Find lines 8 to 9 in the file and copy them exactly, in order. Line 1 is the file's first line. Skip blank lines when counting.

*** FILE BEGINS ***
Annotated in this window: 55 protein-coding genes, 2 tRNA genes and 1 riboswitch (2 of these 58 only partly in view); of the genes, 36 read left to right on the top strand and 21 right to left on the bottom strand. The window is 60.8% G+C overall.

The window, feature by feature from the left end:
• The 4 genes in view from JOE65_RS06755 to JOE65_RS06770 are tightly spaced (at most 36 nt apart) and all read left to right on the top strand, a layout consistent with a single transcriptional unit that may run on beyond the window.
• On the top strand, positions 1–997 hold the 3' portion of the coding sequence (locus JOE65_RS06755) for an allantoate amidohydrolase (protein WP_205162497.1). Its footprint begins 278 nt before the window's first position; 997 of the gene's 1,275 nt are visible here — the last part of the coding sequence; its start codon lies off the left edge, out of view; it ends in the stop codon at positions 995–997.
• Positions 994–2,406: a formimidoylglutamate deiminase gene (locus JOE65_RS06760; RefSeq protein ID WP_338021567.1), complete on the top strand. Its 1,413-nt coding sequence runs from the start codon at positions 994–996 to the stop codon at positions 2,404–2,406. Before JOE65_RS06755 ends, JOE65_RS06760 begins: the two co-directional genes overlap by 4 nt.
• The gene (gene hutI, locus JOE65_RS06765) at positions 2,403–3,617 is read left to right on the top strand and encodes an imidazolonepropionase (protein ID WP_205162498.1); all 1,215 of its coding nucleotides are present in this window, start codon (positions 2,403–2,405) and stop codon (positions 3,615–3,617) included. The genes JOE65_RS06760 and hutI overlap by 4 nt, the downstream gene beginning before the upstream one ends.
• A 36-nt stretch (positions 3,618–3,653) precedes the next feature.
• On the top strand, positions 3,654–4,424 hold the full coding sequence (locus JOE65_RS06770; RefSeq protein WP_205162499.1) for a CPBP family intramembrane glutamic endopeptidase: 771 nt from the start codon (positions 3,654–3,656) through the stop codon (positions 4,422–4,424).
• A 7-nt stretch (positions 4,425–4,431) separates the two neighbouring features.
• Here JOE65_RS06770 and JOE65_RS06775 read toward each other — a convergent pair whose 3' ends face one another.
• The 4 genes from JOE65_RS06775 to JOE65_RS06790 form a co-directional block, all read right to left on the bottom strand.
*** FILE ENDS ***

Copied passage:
• On the top strand, positions 3,654–4,424 hold the full coding sequence (locus JOE65_RS06770; RefSeq protein WP_205162499.1) for a CPBP family intramembrane glutamic endopeptidase: 771 nt from the start codon (positions 3,654–3,656) through the stop codon (positions 4,422–4,424).
• A 7-nt stretch (positions 4,425–4,431) separates the two neighbouring features.